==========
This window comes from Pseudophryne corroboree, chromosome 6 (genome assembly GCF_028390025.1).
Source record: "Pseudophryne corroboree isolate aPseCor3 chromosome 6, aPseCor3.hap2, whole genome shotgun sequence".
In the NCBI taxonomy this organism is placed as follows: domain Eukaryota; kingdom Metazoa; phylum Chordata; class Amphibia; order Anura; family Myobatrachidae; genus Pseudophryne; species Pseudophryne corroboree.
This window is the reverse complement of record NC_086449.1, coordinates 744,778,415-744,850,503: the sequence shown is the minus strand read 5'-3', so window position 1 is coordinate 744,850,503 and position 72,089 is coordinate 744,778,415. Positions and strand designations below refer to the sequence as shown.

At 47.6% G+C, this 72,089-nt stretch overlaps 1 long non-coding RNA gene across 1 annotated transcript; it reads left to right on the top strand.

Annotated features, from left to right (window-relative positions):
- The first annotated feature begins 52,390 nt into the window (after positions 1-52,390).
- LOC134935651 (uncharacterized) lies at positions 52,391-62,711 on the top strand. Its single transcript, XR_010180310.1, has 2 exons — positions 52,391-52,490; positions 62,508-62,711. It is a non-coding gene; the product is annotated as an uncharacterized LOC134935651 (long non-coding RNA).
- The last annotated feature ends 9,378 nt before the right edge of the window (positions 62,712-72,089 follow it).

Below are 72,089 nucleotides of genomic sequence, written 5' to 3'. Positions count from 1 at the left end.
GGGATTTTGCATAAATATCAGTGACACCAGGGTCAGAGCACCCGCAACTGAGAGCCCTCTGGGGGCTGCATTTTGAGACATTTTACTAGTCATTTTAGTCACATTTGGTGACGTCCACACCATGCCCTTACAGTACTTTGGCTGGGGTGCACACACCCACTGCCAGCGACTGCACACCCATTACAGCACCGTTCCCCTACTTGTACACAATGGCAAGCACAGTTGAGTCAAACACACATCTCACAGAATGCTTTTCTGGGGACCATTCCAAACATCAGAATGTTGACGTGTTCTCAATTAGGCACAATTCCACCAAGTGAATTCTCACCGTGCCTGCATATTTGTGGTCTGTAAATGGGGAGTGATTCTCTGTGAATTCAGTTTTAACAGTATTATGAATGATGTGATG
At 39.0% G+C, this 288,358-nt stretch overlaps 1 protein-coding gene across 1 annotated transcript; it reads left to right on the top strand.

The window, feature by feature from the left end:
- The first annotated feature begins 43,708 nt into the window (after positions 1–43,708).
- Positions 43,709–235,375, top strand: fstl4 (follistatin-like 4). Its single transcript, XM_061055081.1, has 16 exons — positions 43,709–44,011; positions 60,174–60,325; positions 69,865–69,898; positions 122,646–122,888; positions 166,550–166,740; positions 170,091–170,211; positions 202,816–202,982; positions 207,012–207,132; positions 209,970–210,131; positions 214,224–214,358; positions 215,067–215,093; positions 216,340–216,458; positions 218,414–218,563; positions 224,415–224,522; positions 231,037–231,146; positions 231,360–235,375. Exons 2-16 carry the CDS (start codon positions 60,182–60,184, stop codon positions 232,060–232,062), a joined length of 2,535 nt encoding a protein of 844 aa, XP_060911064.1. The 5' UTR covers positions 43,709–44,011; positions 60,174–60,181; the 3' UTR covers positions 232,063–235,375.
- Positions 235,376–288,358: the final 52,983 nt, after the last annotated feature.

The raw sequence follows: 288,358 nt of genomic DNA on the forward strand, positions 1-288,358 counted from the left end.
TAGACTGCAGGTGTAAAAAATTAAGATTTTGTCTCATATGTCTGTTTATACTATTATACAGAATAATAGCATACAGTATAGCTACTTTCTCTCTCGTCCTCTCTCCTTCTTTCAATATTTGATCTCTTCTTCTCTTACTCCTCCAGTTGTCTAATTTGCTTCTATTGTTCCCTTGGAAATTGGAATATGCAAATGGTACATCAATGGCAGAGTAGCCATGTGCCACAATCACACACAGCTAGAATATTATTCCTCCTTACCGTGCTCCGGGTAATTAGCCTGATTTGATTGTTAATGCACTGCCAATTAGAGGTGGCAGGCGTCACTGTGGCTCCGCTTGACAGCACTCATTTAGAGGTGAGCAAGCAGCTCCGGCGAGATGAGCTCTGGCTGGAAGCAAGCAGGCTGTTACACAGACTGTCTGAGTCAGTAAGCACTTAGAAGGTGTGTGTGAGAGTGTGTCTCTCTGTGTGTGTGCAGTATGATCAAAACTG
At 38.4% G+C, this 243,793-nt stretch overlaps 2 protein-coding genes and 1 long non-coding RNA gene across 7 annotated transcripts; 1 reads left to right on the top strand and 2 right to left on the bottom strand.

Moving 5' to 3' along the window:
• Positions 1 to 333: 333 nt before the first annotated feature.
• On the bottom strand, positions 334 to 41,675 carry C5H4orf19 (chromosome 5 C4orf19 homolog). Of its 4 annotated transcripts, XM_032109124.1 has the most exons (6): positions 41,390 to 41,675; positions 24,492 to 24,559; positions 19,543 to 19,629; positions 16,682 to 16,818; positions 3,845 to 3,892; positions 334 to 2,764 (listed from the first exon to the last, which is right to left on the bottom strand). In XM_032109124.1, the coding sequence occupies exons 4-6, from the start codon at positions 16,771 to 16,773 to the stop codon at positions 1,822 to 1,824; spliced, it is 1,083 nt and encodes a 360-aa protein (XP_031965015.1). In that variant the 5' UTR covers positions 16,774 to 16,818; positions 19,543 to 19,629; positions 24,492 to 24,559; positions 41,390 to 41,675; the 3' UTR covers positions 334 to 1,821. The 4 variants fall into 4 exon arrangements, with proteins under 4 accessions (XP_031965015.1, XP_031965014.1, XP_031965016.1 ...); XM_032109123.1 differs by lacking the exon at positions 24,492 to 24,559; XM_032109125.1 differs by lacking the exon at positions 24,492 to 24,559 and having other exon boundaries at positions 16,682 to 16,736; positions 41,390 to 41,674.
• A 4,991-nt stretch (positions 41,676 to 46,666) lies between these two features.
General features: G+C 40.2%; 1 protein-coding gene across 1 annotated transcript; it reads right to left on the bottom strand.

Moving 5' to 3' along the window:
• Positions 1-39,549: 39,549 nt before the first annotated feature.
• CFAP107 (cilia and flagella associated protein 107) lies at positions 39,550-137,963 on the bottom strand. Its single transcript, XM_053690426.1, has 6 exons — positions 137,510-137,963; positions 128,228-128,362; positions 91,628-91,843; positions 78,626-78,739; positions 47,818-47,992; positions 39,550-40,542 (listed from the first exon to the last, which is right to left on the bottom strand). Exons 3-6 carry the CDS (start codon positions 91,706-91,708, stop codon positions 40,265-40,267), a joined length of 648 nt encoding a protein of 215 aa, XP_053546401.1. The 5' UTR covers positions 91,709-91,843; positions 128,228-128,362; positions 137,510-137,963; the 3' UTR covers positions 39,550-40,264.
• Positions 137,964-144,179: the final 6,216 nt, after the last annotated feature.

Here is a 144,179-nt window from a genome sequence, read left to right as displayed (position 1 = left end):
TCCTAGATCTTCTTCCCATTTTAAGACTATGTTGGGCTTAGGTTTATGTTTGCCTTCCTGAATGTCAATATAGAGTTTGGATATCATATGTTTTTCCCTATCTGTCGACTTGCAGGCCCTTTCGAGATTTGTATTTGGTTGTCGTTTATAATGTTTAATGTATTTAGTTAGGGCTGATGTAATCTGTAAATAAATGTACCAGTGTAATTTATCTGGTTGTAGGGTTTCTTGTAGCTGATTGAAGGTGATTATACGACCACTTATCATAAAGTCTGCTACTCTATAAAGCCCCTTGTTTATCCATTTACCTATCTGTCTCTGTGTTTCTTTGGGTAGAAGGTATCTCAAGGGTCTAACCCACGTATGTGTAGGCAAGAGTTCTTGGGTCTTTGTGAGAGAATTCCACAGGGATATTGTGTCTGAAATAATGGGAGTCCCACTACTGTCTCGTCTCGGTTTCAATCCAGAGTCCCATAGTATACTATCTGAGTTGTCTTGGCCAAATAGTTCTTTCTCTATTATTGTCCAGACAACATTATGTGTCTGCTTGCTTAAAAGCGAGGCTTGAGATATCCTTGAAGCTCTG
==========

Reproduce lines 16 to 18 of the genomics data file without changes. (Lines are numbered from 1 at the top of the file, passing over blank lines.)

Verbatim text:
- Positions 235,376–288,358: the final 52,983 nt, after the last annotated feature.

The raw sequence follows: 288,358 nt of genomic DNA on the forward strand, positions 1-288,358 counted from the left end.
TAGACTGCAGGTGTAAAAAATTAAGATTTTGTCTCATATGTCTGTTTATACTATTATACAGAATAATAGCATACAGTATAGCTACTTTCTCTCTCGTCCTCTCTCCTTCTTTCAATATTTGATCTCTTCTTCTCTTACTCCTCCAGTTGTCTAATTTGCTTCTATTGTTCCCTTGGAAATTGGAATATGCAAATGGTACATCAATGGCAGAGTAGCCATGTGCCACAATCACACACAGCTAGAATATTATTCCTCCTTACCGTGCTCCGGGTAATTAGCCTGATTTGATTGTTAATGCACTGCCAATTAGAGGTGGCAGGCGTCACTGTGGCTCCGCTTGACAGCACTCATTTAGAGGTGAGCAAGCAGCTCCGGCGAGATGAGCTCTGGCTGGAAGCAAGCAGGCTGTTACACAGACTGTCTGAGTCAGTAAGCACTTAGAAGGTGTGTGTGAGAGTGTGTCTCTCTGTGTGTGTGCAGTATGATCAAAACTG